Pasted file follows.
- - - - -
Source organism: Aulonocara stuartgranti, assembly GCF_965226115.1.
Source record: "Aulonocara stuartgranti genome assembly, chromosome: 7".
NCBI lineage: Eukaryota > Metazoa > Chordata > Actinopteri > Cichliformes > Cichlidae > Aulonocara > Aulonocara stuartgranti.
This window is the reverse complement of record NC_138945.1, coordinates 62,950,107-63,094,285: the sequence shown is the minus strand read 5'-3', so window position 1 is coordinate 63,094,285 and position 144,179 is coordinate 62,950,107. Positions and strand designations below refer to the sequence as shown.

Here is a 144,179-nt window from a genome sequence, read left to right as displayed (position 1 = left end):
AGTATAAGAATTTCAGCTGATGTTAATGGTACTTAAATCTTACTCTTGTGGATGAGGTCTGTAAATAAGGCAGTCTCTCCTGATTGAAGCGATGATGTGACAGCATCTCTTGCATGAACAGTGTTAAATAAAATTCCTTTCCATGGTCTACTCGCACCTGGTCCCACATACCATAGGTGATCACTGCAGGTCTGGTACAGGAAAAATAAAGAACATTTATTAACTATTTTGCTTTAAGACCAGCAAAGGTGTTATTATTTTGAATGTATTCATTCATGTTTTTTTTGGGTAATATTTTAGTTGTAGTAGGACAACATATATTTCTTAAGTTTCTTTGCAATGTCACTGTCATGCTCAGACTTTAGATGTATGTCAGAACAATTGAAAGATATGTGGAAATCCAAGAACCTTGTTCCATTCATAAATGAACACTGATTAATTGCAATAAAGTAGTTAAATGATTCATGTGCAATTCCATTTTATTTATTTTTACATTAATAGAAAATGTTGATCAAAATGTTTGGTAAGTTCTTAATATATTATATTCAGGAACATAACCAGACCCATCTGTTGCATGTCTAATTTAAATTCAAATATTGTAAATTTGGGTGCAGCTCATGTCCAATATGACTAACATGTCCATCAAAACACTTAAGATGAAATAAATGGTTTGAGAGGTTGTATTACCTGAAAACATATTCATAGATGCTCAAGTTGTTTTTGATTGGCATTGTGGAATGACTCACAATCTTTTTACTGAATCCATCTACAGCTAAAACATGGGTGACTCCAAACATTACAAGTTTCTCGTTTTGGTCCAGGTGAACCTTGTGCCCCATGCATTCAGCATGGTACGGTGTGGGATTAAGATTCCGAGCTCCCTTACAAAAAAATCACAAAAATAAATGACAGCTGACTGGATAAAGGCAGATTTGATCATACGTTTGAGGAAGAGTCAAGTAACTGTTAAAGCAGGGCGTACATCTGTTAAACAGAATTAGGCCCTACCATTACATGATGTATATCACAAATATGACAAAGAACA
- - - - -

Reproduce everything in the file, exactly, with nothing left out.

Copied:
Source organism: Aulonocara stuartgranti, assembly GCF_965226115.1.
Source record: "Aulonocara stuartgranti genome assembly, chromosome: 7".
NCBI lineage: Eukaryota > Metazoa > Chordata > Actinopteri > Cichliformes > Cichlidae > Aulonocara > Aulonocara stuartgranti.
This window is the reverse complement of record NC_138945.1, coordinates 62,950,107-63,094,285: the sequence shown is the minus strand read 5'-3', so window position 1 is coordinate 63,094,285 and position 144,179 is coordinate 62,950,107. Positions and strand designations below refer to the sequence as shown.

Here is a 144,179-nt window from a genome sequence, read left to right as displayed (position 1 = left end):
AGTATAAGAATTTCAGCTGATGTTAATGGTACTTAAATCTTACTCTTGTGGATGAGGTCTGTAAATAAGGCAGTCTCTCCTGATTGAAGCGATGATGTGACAGCATCTCTTGCATGAACAGTGTTAAATAAAATTCCTTTCCATGGTCTACTCGCACCTGGTCCCACATACCATAGGTGATCACTGCAGGTCTGGTACAGGAAAAATAAAGAACATTTATTAACTATTTTGCTTTAAGACCAGCAAAGGTGTTATTATTTTGAATGTATTCATTCATGTTTTTTTTGGGTAATATTTTAGTTGTAGTAGGACAACATATATTTCTTAAGTTTCTTTGCAATGTCACTGTCATGCTCAGACTTTAGATGTATGTCAGAACAATTGAAAGATATGTGGAAATCCAAGAACCTTGTTCCATTCATAAATGAACACTGATTAATTGCAATAAAGTAGTTAAATGATTCATGTGCAATTCCATTTTATTTATTTTTACATTAATAGAAAATGTTGATCAAAATGTTTGGTAAGTTCTTAATATATTATATTCAGGAACATAACCAGACCCATCTGTTGCATGTCTAATTTAAATTCAAATATTGTAAATTTGGGTGCAGCTCATGTCCAATATGACTAACATGTCCATCAAAACACTTAAGATGAAATAAATGGTTTGAGAGGTTGTATTACCTGAAAACATATTCATAGATGCTCAAGTTGTTTTTGATTGGCATTGTGGAATGACTCACAATCTTTTTACTGAATCCATCTACAGCTAAAACATGGGTGACTCCAAACATTACAAGTTTCTCGTTTTGGTCCAGGTGAACCTTGTGCCCCATGCATTCAGCATGGTACGGTGTGGGATTAAGATTCCGAGCTCCCTTACAAAAAAATCACAAAAATAAATGACAGCTGACTGGATAAAGGCAGATTTGATCATACGTTTGAGGAAGAGTCAAGTAACTGTTAAAGCAGGGCGTACATCTGTTAAACAGAATTAGGCCCTACCATTACATGATGTATATCACAAATATGACAAAGAACA